Part of the challenge of the I-9 process is balancing conflicting government mandates. On one hand, there is the obligation to make sure that prospective employees present facially valid employment authorization documents before putting them on the payroll. On the other hand, one must be careful not to ask employees for any specific kind of documentation, or too much of it, in order to avoid a charge by the U.S. government that non-U.S. citizens have been discriminated against in the hiring process. The return of “no-match letters” issued by the Social Security Administration, after a years-long hiatus, throws a monkey wrench in this perpetual battle between the risk of over-documentation and the risk of hiring an undocumented employee.

“No-match letters” are issued by the Social Security Administration when Social Security numbers provided on W-2 documentation by employers do not match up with records in Administration systems. Unfortunately, I-9 guidance on what employers should do when they receive “no-match letters” is anything but clear. In 2007, regulations were proposed that would have advised employers on how to deal with these letters for I-9 purposes, but the regulations were withdrawn two years later. The problem, therefore, is that auditors at Immigration and Customs Enforcement (ICE) have very much a free hand in interpreting what employers do with “no-match letters” as evidence of compliance with or violation of the I-9 guidance, and that attorneys at the Department of Justice’s Office of Special Counsel (OSC) have wide discretion in determining what documentation practices are worth bringing suit against on discriminatory grounds.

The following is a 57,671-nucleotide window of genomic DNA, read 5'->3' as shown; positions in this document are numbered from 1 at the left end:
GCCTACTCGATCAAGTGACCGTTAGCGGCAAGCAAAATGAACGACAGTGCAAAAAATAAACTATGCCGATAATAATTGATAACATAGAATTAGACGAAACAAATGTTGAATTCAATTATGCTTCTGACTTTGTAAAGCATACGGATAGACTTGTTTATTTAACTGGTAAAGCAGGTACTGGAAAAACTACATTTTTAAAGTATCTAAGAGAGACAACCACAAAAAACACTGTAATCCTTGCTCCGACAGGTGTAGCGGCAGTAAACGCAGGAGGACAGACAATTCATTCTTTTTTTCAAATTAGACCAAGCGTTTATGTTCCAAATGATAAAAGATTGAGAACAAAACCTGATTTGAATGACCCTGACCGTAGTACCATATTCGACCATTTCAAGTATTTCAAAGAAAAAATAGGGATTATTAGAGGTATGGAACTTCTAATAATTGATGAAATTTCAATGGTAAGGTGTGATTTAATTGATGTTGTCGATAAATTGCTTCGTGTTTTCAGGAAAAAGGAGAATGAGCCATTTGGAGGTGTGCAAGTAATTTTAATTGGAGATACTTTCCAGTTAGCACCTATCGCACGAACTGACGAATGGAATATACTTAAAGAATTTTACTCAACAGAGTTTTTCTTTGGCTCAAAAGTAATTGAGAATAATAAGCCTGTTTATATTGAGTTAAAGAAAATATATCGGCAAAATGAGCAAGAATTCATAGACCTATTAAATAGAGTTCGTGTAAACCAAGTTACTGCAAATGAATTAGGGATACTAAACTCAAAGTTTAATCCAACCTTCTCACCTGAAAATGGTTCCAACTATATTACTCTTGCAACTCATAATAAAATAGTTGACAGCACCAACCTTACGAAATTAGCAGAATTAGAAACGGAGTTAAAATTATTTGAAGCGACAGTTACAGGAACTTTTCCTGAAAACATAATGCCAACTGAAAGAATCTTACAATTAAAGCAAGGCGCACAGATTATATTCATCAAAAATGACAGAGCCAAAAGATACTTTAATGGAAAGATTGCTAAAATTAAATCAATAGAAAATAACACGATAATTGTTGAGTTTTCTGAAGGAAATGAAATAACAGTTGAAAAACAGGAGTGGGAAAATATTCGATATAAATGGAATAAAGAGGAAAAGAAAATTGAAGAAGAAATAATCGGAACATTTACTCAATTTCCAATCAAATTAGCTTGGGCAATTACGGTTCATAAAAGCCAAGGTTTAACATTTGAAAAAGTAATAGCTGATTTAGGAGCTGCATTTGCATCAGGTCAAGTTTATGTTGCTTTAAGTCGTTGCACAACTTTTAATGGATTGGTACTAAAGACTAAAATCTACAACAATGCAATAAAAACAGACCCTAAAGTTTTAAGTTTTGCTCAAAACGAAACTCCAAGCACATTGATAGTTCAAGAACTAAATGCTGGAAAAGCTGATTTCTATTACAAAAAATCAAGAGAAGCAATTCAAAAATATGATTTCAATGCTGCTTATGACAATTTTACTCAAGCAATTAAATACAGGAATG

However, one thing that is clear is that “no-match” letters cannot be ignored. ICE has been fairly consistent over the years in stating that they view “no-match letters” as a potential form of evidence of an undocumented employee. Therefore, employers have obligations to re-verify and/or terminate employees if necessary after a “no-match letter” is received. They may also have responsibilities to retain all applicable documentation generated in this process. By the same token, OSC has advised repeatedly that terminating an employee, or even requiring a new I-9 too early, may constitute evidence of discrimination if no effort has been made to resolve the discrepancy. Thus, employers must work with I-9 experts to develop defined procedures which meet the latest guidance from all agencies on what constitutes a reasonable response to a “no-match letter.” Firing an employee and hoping the problem will go away, or simply doing nothing, will not suffice in an age of increased I-9 enforcement.
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